Tuesday, January 26, 2010

Zora Neale Hurston

Sorting laundry has never been an occasion
for contemplating race relations

until now.  Nor have fighting couples and their snakes
turned me in turn to Adam and Eve.  Now that the bull's whip

lays aground, I recall that Queen sugar was a slave
-dependent crop. The profit's wrung out only with sweat

and not-so-subtle colonizations.  The snakes always return,
in boxes or hampers, sliding up to urge one to apples.

The whites, on the other hand, remain in their baskets
like all things stacked against you.

Wright and Wrong

I'm reading and teaching "The Ethics of Jim Crow" for the first time this semester, and already I want to make it a more regular part of the syllabus.  There nothing new here exactly--the stories of Southern racism are the ones that we grew up with--but to have such a cavalcade of stories all belonging to one young man makes it alive and fresh again.

It's startling how familiar these feel as well.  The policemen bumping his bike into the curb because he was in a white neighborhood reminds me of stories my own friends have recounted.  From the time I was nine until I turned sixteen, I lived in Riverside, CA--a long way from the racially segregated South--but even in 1980s SoCal we knew that when black men were pulled over, they were made to get out of the car with their hands showing, whereas white drivers never suffered the same humiliation.

I'm tempted to tie this into "The Man Who Was Almost a Man" here, but I think I'll wait until class for that.

Saturday, January 23, 2010

Using Traditional Forms and Beliefs to Break Traditional Prejudices: McKay, Johnson, and Hughes

I'm not a scholar of the Harlem Renaissance, though I much admire its writing, so I feel I should start with a disclaimer that the following are impressions based on a number of my own readings and not a well-researched scholarly argument.  That said, reading Claude McKay, James Weldon Johnson, and Langston Hughes together, what most struck me today was how they invoke tradition to break tradition.  All three draw on traditions of Christian belief and on traditional poetic forms to challenge the tradition of American racial prejudice. 

In the two 1945 poems we read, McKay seems fairly hostile to Christianity as practiced in the United States, though he himself was a devout Catholic by this point in his life (Nelson 314).  In "The Negro's Tragedy," he writes that "Only a thorn-crowned Negro and no white/ Can penetrate the Negro's ken" and in "Look Within," he reflects, "Jesus said: You whited sepulchre,/ Pretending to be uncorrupt of sin,/ While worm-infested, rotten through within!"  The tone is angry and accusatory, but who can blame him?  I imagine that years of living in a self-professedly Christian society that continues to allow racial prejudice and segregation would be enough to make anyone bitter.  It's not the Christian faith he attacks, but the "believer" who professes faith but commits acts of hatred.  In other words, he uses the tradition of Christianity to illuminate hypocrisy.

I wonder if his choice of poetic form, the Shakespearean sonnet, has a similar effect?  It's a form associated with love poetry, but here we see how little love is operating in American social systems.  Nelson writes that "McKay would take the romance and consolations of the historical sonnet and replace them with a hand grenade of protest," thus reconceiving "the meaning of a centuries-long tradition" (314).  If there's love here, it is the love of McKay for his own people, a love that's made stronger in the face of the brutality and racial hatred that surrounds him.

James Weldon Johnson, like McKay, writes in traditional rhymed and metered verse, but he also celebrates the poetry of negro spirituals.  In "O Black and Unknown Bards," he writes,

Not that great German master in his dream
Of harmonies that thundered amongst the stars
At the creation, ever heard a theme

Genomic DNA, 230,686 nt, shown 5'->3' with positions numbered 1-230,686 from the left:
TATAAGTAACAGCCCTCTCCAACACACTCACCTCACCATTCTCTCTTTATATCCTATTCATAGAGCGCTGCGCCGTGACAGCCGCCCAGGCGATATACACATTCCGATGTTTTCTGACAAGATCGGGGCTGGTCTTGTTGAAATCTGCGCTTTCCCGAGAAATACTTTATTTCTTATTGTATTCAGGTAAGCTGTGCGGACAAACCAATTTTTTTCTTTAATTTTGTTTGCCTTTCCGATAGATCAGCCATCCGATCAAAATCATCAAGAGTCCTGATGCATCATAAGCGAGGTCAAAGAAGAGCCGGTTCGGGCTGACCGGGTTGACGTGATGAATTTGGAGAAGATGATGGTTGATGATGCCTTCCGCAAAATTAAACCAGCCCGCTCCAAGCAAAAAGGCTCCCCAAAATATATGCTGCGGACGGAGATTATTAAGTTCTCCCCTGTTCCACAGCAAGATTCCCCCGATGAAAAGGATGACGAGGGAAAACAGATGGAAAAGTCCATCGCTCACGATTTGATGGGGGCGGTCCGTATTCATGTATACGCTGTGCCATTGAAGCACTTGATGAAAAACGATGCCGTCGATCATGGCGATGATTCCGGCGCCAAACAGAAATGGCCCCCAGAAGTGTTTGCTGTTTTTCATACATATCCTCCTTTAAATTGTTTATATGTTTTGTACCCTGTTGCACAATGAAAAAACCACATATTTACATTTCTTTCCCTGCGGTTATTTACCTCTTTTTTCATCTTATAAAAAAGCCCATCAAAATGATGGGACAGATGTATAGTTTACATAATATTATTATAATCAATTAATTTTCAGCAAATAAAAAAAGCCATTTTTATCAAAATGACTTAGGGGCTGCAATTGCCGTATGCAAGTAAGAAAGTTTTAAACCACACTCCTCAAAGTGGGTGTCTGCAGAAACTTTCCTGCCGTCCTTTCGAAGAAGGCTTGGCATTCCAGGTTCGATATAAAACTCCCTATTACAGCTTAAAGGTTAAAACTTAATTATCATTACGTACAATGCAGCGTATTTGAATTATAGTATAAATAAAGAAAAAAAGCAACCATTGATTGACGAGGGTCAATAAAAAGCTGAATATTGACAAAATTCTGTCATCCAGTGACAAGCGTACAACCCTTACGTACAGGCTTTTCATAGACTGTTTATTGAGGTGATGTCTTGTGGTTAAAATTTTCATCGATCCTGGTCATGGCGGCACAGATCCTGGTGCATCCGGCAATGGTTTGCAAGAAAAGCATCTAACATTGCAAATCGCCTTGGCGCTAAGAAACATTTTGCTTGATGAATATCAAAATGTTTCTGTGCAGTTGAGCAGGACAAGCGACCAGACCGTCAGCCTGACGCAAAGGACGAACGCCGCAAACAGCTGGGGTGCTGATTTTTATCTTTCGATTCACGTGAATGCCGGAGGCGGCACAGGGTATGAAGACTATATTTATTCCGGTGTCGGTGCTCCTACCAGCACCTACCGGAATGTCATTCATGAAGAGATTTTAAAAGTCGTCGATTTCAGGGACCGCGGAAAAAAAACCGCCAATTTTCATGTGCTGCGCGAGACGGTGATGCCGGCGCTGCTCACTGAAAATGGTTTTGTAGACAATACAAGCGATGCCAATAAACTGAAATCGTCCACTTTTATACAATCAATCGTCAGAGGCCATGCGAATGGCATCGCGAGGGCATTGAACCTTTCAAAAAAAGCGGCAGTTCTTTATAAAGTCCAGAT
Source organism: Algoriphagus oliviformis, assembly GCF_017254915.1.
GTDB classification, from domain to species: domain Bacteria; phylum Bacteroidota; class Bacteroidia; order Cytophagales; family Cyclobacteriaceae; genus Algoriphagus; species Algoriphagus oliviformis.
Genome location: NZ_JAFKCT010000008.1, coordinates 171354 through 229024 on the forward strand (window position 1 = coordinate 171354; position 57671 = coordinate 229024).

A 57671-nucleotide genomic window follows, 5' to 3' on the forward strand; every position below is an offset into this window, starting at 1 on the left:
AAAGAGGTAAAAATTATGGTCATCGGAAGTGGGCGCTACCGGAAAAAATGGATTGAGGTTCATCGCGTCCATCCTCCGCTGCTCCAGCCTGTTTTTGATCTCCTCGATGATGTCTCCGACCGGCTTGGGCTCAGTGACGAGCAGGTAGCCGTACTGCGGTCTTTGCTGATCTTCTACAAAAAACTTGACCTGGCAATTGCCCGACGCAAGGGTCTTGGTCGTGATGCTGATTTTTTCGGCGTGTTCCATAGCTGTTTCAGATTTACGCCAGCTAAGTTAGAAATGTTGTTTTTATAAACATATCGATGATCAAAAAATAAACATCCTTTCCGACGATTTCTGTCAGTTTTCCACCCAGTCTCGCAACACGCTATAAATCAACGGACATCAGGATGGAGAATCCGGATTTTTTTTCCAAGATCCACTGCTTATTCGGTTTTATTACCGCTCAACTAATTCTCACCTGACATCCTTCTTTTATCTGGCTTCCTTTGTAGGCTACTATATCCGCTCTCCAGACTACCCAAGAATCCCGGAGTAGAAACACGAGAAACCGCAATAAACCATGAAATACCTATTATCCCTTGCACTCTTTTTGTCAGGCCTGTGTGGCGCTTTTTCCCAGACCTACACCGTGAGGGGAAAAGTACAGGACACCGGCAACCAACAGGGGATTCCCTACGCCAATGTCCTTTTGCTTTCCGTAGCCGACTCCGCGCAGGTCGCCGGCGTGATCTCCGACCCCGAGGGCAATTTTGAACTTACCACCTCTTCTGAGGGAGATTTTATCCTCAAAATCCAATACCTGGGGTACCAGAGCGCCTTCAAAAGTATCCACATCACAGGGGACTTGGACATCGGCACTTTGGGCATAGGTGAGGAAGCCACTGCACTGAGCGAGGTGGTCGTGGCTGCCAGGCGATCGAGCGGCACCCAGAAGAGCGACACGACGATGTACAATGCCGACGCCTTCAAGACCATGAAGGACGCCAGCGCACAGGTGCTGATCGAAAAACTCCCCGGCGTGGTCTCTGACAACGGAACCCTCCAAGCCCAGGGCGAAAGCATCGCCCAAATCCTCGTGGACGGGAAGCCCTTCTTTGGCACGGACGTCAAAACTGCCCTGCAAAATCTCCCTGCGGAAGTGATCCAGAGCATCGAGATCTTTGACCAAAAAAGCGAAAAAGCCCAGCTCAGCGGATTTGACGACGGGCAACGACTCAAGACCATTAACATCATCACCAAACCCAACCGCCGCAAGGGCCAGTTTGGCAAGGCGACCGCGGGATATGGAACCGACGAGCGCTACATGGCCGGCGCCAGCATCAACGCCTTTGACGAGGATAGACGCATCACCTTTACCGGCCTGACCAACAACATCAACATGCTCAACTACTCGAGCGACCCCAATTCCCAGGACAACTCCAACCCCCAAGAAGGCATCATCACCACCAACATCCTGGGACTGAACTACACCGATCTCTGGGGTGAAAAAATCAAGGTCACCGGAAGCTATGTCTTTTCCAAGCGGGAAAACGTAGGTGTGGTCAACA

Nobler than "Go Down, Moses." (25-8)

Thus, the great classical musicians are revealed to be no more brilliant than "those who've sung untaught, unknown, unnamed" (39).  He reminds me very much here of Virginia Woolf writing of the hypothetical sister of Shakespeare she creates in A Room of One's Own" to lament the lost genius of those whom social bias deemed unworthy of either education or celebration. 

Johnson ends the poem by giving the "bards" his highest praise, writing that they "sang a race from wood and stone to Christ" (48).  In short, their song transformed his people from a primitive society to a God-fearing one.  For me, these lines recall the debate over the relationship of modern Black Americans to Africa that continued throughout the Harlem Renaissance and into present day.  Johnson seems to be disowning his African ancestors in favor of the American slaves who could create a religion-inspired music.

Langston Hughes seems to represent the other side of this debate when he writes, "I am Negro:/ Black as the night is black/ Black like the depths of my Africa" ("Negro" 1-3) and, later in the same poem, "I've been a singer: All the way from Africa to Georgia" (10-11).  Hughes embraces his ancestry and makes it a point of pride. 

His choice of poetic form, however, ties him to the most American of American poets: Walt Whitman.  Not only does Hughes tend to employ free verse, but the style of his free verse with its lists and repetitions of syntactical forms draw on Whitman's style in "Song of Myself" and other poems.  (Side note: Hughes responded directly to Whitman's "I Hear America Singing" in his poem "I, Too, Sing America," which unfortunately is not collected in Modern American Poetry.)

While the poems that we read for class do not reflect Hughes's feeling on Christianity, his frustration, like McKay's, comes to light in "Christ in Alabama" on page 508.  His writing here is fierce, drawing the hypocrisy of the South that purported to be the Bible Belt, a leader in Christian values, but that long supported first slavery and then segregation and racial violence.  Like McKay, his anger is both potent and all too understandable.

I'm fascinated by the ways Harlem Renaissance writers employed high culture's traditions to call attention to the racial divide that those traditions had long ignored.  The quotation of and use of tradition is typical of Modernist writers, yet these poets seem to deploy the tradition in a more unified purpose. 

I'm in awe.

Tuesday, January 19, 2010

Six Shots for Clint Eastwood


An eye

and a holster

are one.

An eye, a holster,

and a smoking

six gun

are one



Under the brim,

A squinted eye:

darkness visible.

This is the good.

The iris is composed

of flint.


Oh thin men of Haddam

what do you know of hunger?

The yawning vista

speaks a wider emptiness.


Beyond the whiteness of the dove's covenant

and the blackness of squalling blackbirds,

one man stands.

Dust only


his broad, flat hat.


A man rides across the desert:

his hips are merely an extension

of horses. A tree rooted

in a rolling soil.


I don’t know which to prefer

the beauty of inflection

or the beauty of innuendo,

Clint Eastwood smiling

or just after.

Monday, January 18, 2010


This blog entry is a place-holder until I have time to write something more--perhaps a poem in the style of Frost, if I can pull one off. Some drafting must ensue.